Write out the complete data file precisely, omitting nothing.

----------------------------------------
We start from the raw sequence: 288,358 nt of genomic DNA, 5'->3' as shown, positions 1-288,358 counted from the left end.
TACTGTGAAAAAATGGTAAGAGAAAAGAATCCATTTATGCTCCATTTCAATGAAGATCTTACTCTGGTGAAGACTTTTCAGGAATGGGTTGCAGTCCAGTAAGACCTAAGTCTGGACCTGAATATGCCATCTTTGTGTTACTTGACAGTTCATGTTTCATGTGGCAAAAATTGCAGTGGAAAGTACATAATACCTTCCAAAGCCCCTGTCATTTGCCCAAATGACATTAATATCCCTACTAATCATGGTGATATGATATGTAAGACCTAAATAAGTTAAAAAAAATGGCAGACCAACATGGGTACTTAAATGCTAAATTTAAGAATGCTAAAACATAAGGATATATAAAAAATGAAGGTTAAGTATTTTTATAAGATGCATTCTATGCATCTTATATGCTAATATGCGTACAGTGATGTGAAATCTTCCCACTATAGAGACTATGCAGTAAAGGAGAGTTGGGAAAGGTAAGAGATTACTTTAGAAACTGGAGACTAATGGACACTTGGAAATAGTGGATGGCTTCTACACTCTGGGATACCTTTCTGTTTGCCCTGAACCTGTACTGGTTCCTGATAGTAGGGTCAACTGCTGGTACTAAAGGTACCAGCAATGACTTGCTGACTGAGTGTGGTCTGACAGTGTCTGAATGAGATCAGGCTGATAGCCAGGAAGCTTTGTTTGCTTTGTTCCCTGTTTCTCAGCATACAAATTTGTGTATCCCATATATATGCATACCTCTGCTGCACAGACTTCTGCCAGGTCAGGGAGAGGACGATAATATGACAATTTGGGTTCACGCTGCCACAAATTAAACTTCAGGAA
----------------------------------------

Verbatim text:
We start from the raw sequence: 288,358 nt of genomic DNA, 5'->3' as shown, positions 1-288,358 counted from the left end.
TACTGTGAAAAAATGGTAAGAGAAAAGAATCCATTTATGCTCCATTTCAATGAAGATCTTACTCTGGTGAAGACTTTTCAGGAATGGGTTGCAGTCCAGTAAGACCTAAGTCTGGACCTGAATATGCCATCTTTGTGTTACTTGACAGTTCATGTTTCATGTGGCAAAAATTGCAGTGGAAAGTACATAATACCTTCCAAAGCCCCTGTCATTTGCCCAAATGACATTAATATCCCTACTAATCATGGTGATATGATATGTAAGACCTAAATAAGTTAAAAAAAATGGCAGACCAACATGGGTACTTAAATGCTAAATTTAAGAATGCTAAAACATAAGGATATATAAAAAATGAAGGTTAAGTATTTTTATAAGATGCATTCTATGCATCTTATATGCTAATATGCGTACAGTGATGTGAAATCTTCCCACTATAGAGACTATGCAGTAAAGGAGAGTTGGGAAAGGTAAGAGATTACTTTAGAAACTGGAGACTAATGGACACTTGGAAATAGTGGATGGCTTCTACACTCTGGGATACCTTTCTGTTTGCCCTGAACCTGTACTGGTTCCTGATAGTAGGGTCAACTGCTGGTACTAAAGGTACCAGCAATGACTTGCTGACTGAGTGTGGTCTGACAGTGTCTGAATGAGATCAGGCTGATAGCCAGGAAGCTTTGTTTGCTTTGTTCCCTGTTTCTCAGCATACAAATTTGTGTATCCCATATATATGCATACCTCTGCTGCACAGACTTCTGCCAGGTCAGGGAGAGGACGATAATATGACAATTTGGGTTCACGCTGCCACAAATTAAACTTCAGGAA